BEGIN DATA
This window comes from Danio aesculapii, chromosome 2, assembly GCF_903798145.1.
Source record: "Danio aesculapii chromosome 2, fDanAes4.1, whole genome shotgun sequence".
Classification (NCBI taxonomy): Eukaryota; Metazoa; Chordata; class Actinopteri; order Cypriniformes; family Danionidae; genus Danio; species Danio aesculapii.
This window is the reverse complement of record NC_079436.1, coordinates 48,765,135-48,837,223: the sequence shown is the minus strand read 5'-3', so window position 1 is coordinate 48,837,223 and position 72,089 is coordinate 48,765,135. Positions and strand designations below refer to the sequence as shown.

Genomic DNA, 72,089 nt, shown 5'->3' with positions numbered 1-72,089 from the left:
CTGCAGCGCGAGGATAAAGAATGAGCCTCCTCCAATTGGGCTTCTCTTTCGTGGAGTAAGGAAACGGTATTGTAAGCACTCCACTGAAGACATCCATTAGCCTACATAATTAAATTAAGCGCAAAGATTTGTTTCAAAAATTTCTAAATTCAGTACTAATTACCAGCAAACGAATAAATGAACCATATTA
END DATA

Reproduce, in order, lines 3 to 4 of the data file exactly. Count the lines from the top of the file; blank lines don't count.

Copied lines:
Classification (NCBI taxonomy): Eukaryota; Metazoa; Chordata; class Actinopteri; order Cypriniformes; family Danionidae; genus Danio; species Danio aesculapii.
This window is the reverse complement of record NC_079436.1, coordinates 48,765,135-48,837,223: the sequence shown is the minus strand read 5'-3', so window position 1 is coordinate 48,837,223 and position 72,089 is coordinate 48,765,135. Positions and strand designations below refer to the sequence as shown.